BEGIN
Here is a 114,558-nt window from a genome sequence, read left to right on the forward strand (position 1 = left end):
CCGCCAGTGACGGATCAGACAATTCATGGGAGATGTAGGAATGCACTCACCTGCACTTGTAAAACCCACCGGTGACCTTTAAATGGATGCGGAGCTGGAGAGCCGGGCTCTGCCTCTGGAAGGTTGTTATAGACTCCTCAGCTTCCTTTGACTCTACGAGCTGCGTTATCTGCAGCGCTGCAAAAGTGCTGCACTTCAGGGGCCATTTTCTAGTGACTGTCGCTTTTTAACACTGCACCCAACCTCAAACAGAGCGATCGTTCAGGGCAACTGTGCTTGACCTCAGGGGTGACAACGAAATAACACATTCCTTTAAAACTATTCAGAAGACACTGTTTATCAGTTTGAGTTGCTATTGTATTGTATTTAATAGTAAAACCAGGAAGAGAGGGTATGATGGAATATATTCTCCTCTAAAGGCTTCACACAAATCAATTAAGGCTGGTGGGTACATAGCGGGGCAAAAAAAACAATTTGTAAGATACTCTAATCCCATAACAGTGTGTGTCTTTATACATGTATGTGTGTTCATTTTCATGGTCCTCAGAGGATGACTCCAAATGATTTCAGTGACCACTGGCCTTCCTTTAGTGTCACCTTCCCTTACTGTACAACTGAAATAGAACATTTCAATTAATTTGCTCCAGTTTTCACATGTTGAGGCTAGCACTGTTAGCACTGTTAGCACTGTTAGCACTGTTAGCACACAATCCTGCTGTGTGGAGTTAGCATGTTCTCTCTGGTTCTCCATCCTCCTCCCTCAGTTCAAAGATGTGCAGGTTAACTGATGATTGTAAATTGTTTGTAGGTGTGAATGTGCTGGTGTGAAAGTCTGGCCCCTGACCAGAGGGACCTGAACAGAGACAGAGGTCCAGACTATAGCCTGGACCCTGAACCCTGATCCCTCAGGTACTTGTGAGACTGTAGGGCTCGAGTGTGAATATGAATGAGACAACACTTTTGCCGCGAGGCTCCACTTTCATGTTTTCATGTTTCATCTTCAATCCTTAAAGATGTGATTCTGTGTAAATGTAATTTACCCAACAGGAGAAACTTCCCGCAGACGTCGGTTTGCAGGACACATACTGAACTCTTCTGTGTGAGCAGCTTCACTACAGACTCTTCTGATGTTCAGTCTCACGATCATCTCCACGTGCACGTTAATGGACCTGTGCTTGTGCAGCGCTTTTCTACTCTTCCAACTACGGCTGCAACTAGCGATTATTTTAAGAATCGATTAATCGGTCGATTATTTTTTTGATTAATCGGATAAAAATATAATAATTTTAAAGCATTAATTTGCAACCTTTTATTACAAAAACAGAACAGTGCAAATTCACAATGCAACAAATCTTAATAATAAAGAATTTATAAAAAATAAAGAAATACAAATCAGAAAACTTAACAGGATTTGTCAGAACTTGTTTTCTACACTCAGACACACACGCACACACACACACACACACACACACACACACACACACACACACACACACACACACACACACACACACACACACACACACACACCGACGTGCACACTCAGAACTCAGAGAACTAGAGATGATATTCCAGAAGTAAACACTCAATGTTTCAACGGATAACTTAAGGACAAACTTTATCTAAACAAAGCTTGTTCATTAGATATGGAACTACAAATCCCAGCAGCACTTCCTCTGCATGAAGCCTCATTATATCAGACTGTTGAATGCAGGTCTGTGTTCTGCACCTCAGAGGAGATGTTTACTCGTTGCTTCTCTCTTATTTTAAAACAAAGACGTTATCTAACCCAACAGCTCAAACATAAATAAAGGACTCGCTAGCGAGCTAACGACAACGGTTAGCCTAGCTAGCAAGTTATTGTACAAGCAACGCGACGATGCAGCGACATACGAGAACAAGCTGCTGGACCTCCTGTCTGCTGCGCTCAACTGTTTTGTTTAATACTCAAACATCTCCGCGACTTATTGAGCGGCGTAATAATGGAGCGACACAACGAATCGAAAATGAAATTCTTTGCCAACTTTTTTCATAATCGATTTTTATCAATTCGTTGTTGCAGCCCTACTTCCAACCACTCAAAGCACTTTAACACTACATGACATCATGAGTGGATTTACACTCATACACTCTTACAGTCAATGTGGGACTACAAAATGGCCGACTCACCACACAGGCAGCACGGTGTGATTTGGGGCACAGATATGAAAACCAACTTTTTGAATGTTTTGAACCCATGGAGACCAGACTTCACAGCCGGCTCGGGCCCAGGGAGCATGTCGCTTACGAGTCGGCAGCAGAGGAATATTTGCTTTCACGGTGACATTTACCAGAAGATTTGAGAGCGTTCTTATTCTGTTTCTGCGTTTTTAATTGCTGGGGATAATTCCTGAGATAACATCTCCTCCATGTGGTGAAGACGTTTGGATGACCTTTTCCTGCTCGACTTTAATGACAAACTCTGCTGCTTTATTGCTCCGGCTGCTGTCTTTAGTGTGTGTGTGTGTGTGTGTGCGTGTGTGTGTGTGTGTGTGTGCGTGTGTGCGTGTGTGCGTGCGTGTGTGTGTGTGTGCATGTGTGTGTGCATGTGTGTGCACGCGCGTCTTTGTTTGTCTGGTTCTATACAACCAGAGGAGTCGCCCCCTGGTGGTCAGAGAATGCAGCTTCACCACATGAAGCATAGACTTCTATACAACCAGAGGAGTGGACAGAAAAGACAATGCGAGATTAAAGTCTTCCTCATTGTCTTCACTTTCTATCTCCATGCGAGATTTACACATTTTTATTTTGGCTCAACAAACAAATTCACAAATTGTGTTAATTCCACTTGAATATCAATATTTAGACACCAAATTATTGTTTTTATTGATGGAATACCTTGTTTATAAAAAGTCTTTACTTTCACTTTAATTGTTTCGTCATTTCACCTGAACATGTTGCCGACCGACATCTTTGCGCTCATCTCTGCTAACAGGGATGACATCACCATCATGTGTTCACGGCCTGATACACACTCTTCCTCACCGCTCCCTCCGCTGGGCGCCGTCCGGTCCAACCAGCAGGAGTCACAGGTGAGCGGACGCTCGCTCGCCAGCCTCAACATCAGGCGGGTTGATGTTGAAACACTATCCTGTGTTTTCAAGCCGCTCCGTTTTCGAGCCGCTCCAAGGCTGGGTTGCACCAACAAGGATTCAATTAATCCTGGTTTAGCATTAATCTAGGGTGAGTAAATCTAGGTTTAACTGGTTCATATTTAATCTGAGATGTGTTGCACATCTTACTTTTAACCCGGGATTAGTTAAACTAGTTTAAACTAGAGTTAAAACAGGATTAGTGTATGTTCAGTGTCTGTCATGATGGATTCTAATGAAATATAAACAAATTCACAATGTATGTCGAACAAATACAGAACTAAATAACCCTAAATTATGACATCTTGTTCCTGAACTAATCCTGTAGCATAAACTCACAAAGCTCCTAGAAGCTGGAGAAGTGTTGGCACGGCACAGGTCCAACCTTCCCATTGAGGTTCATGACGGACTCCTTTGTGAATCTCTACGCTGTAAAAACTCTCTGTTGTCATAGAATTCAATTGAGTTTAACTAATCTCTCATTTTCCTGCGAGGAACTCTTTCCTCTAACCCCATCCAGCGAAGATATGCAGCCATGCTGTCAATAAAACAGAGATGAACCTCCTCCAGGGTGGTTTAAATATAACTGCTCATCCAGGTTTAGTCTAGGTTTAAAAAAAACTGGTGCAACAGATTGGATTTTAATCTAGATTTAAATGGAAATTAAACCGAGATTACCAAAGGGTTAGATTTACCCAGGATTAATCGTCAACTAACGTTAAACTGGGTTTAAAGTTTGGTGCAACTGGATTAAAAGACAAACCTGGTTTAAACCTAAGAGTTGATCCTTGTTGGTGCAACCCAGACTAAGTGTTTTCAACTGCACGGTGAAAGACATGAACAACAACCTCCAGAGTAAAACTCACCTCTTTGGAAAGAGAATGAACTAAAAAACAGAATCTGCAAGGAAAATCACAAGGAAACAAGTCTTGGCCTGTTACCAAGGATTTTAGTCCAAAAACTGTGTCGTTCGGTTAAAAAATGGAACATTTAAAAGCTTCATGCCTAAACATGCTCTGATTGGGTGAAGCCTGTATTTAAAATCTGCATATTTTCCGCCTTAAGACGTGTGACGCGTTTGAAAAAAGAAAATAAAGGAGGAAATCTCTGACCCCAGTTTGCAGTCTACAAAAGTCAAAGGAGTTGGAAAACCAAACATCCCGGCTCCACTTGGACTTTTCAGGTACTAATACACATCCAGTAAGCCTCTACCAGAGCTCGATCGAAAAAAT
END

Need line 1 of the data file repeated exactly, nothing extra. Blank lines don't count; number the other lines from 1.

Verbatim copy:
Here is a 114,558-nt window from a genome sequence, read left to right on the forward strand (position 1 = left end):